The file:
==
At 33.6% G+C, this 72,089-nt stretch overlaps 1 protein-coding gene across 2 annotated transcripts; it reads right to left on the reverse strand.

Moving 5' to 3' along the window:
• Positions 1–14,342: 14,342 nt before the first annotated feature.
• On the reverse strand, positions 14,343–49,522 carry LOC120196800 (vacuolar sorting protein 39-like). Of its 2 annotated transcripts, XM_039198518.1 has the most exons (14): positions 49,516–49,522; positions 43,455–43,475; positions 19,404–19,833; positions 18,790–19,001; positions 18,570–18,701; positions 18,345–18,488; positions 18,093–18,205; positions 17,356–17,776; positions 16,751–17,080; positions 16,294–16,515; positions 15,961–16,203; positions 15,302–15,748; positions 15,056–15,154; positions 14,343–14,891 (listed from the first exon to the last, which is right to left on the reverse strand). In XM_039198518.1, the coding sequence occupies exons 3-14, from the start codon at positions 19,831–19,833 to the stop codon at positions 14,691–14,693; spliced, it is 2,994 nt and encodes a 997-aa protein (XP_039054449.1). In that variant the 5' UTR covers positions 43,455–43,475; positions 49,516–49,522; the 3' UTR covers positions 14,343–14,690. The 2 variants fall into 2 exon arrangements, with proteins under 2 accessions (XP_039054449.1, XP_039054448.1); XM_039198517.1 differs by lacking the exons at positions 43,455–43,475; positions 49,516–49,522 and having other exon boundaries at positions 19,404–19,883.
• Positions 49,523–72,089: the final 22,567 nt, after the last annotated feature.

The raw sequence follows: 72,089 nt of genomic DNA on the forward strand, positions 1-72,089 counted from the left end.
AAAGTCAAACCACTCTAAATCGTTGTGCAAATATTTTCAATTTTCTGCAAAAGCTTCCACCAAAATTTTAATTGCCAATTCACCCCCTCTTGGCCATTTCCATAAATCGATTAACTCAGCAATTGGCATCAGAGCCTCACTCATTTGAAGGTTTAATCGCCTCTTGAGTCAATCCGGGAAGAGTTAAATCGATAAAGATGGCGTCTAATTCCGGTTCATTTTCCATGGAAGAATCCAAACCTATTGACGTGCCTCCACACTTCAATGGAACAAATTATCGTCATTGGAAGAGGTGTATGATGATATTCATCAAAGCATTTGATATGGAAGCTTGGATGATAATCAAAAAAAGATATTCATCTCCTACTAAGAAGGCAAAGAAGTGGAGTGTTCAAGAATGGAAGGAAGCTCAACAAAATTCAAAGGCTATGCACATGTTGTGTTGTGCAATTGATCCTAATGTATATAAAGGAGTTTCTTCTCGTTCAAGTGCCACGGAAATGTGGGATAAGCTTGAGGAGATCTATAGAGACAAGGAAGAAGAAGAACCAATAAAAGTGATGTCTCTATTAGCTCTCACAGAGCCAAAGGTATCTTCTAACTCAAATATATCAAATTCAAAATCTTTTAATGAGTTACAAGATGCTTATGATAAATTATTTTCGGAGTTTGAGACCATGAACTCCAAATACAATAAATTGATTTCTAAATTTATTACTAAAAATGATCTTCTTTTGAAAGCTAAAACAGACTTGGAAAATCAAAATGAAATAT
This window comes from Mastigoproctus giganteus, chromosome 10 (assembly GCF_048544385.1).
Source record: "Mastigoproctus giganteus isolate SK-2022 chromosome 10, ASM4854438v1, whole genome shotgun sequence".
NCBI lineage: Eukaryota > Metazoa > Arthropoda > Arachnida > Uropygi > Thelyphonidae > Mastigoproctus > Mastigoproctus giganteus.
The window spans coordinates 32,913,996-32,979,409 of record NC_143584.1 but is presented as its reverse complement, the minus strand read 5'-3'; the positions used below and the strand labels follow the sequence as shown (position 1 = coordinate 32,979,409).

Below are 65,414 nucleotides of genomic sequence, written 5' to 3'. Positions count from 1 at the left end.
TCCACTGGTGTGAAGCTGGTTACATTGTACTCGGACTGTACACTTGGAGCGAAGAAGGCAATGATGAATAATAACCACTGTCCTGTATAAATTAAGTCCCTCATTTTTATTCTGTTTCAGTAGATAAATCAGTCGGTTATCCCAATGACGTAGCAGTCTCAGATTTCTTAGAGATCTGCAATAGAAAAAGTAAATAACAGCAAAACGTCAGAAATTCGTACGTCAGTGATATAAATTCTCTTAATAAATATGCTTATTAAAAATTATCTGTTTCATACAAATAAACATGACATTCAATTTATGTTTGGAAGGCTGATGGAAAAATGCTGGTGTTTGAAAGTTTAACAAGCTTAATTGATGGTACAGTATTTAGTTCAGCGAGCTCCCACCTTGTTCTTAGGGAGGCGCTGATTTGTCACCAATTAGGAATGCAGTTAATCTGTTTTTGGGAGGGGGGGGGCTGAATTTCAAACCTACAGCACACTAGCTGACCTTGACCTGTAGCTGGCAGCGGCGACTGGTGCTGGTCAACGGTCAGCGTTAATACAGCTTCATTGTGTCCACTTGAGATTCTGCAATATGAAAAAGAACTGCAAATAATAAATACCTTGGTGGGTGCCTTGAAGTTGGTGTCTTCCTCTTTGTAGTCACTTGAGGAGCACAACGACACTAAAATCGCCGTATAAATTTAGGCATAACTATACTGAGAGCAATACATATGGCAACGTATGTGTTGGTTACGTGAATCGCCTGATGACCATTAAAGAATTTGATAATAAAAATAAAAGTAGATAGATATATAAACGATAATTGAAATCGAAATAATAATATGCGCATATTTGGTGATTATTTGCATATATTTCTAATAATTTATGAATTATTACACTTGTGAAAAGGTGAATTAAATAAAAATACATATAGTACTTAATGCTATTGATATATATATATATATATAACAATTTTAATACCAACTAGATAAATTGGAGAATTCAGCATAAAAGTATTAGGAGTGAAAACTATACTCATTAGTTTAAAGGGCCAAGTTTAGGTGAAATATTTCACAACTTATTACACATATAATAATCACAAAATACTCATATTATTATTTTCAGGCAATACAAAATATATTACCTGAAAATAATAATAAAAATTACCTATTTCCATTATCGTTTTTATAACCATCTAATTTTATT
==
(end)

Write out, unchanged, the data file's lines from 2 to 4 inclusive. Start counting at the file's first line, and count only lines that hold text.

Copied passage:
Moving 5' to 3' along the window:
• Positions 1–14,342: 14,342 nt before the first annotated feature.
• On the reverse strand, positions 14,343–49,522 carry LOC120196800 (vacuolar sorting protein 39-like). Of its 2 annotated transcripts, XM_039198518.1 has the most exons (14): positions 49,516–49,522; positions 43,455–43,475; positions 19,404–19,833; positions 18,790–19,001; positions 18,570–18,701; positions 18,345–18,488; positions 18,093–18,205; positions 17,356–17,776; positions 16,751–17,080; positions 16,294–16,515; positions 15,961–16,203; positions 15,302–15,748; positions 15,056–15,154; positions 14,343–14,891 (listed from the first exon to the last, which is right to left on the reverse strand). In XM_039198518.1, the coding sequence occupies exons 3-14, from the start codon at positions 19,831–19,833 to the stop codon at positions 14,691–14,693; spliced, it is 2,994 nt and encodes a 997-aa protein (XP_039054449.1). In that variant the 5' UTR covers positions 43,455–43,475; positions 49,516–49,522; the 3' UTR covers positions 14,343–14,690. The 2 variants fall into 2 exon arrangements, with proteins under 2 accessions (XP_039054449.1, XP_039054448.1); XM_039198517.1 differs by lacking the exons at positions 43,455–43,475; positions 49,516–49,522 and having other exon boundaries at positions 19,404–19,883.